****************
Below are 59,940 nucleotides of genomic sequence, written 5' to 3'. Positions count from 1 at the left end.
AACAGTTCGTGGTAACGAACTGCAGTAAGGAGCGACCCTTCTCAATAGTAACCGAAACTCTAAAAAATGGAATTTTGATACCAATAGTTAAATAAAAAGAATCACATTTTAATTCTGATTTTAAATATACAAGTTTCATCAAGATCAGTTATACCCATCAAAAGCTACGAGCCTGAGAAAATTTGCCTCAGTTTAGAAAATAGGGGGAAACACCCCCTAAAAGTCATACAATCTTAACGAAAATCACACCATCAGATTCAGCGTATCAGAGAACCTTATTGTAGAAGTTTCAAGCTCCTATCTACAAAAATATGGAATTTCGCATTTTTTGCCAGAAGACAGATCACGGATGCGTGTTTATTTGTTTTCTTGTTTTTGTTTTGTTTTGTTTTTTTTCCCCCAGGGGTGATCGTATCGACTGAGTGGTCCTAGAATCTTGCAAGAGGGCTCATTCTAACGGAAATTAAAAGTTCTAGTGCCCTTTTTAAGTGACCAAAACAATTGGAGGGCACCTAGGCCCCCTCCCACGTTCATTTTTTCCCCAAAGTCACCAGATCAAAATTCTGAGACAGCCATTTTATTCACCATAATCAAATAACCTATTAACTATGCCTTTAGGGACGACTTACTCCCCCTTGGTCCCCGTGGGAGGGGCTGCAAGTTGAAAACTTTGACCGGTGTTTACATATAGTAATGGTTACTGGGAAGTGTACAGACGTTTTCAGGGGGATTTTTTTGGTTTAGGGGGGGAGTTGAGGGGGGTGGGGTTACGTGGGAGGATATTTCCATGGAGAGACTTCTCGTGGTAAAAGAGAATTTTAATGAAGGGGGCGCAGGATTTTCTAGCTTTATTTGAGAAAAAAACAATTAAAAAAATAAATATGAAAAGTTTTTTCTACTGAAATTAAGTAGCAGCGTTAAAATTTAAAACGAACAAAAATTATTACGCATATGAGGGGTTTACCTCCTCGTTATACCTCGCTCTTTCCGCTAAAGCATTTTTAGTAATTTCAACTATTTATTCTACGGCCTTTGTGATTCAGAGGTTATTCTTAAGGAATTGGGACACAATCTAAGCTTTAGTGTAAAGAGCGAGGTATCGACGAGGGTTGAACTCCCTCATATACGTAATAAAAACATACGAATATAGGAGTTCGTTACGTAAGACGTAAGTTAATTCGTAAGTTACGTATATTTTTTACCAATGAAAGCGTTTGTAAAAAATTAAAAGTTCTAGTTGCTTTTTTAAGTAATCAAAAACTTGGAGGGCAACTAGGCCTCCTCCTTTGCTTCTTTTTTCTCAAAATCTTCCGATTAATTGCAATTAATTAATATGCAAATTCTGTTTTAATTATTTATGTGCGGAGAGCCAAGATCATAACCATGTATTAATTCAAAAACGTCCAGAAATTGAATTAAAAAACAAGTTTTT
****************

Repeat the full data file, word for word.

Below are 59,940 nucleotides of genomic sequence, written 5' to 3'. Positions count from 1 at the left end.
AACAGTTCGTGGTAACGAACTGCAGTAAGGAGCGACCCTTCTCAATAGTAACCGAAACTCTAAAAAATGGAATTTTGATACCAATAGTTAAATAAAAAGAATCACATTTTAATTCTGATTTTAAATATACAAGTTTCATCAAGATCAGTTATACCCATCAAAAGCTACGAGCCTGAGAAAATTTGCCTCAGTTTAGAAAATAGGGGGAAACACCCCCTAAAAGTCATACAATCTTAACGAAAATCACACCATCAGATTCAGCGTATCAGAGAACCTTATTGTAGAAGTTTCAAGCTCCTATCTACAAAAATATGGAATTTCGCATTTTTTGCCAGAAGACAGATCACGGATGCGTGTTTATTTGTTTTCTTGTTTTTGTTTTGTTTTGTTTTTTTTCCCCCAGGGGTGATCGTATCGACTGAGTGGTCCTAGAATCTTGCAAGAGGGCTCATTCTAACGGAAATTAAAAGTTCTAGTGCCCTTTTTAAGTGACCAAAACAATTGGAGGGCACCTAGGCCCCCTCCCACGTTCATTTTTTCCCCAAAGTCACCAGATCAAAATTCTGAGACAGCCATTTTATTCACCATAATCAAATAACCTATTAACTATGCCTTTAGGGACGACTTACTCCCCCTTGGTCCCCGTGGGAGGGGCTGCAAGTTGAAAACTTTGACCGGTGTTTACATATAGTAATGGTTACTGGGAAGTGTACAGACGTTTTCAGGGGGATTTTTTTGGTTTAGGGGGGGAGTTGAGGGGGGTGGGGTTACGTGGGAGGATATTTCCATGGAGAGACTTCTCGTGGTAAAAGAGAATTTTAATGAAGGGGGCGCAGGATTTTCTAGCTTTATTTGAGAAAAAAACAATTAAAAAAATAAATATGAAAAGTTTTTTCTACTGAAATTAAGTAGCAGCGTTAAAATTTAAAACGAACAAAAATTATTACGCATATGAGGGGTTTACCTCCTCGTTATACCTCGCTCTTTCCGCTAAAGCATTTTTAGTAATTTCAACTATTTATTCTACGGCCTTTGTGATTCAGAGGTTATTCTTAAGGAATTGGGACACAATCTAAGCTTTAGTGTAAAGAGCGAGGTATCGACGAGGGTTGAACTCCCTCATATACGTAATAAAAACATACGAATATAGGAGTTCGTTACGTAAGACGTAAGTTAATTCGTAAGTTACGTATATTTTTTACCAATGAAAGCGTTTGTAAAAAATTAAAAGTTCTAGTTGCTTTTTTAAGTAATCAAAAACTTGGAGGGCAACTAGGCCTCCTCCTTTGCTTCTTTTTTCTCAAAATCTTCCGATTAATTGCAATTAATTAATATGCAAATTCTGTTTTAATTATTTATGTGCGGAGAGCCAAGATCATAACCATGTATTAATTCAAAAACGTCCAGAAATTGAATTAAAAAACAAGTTTTT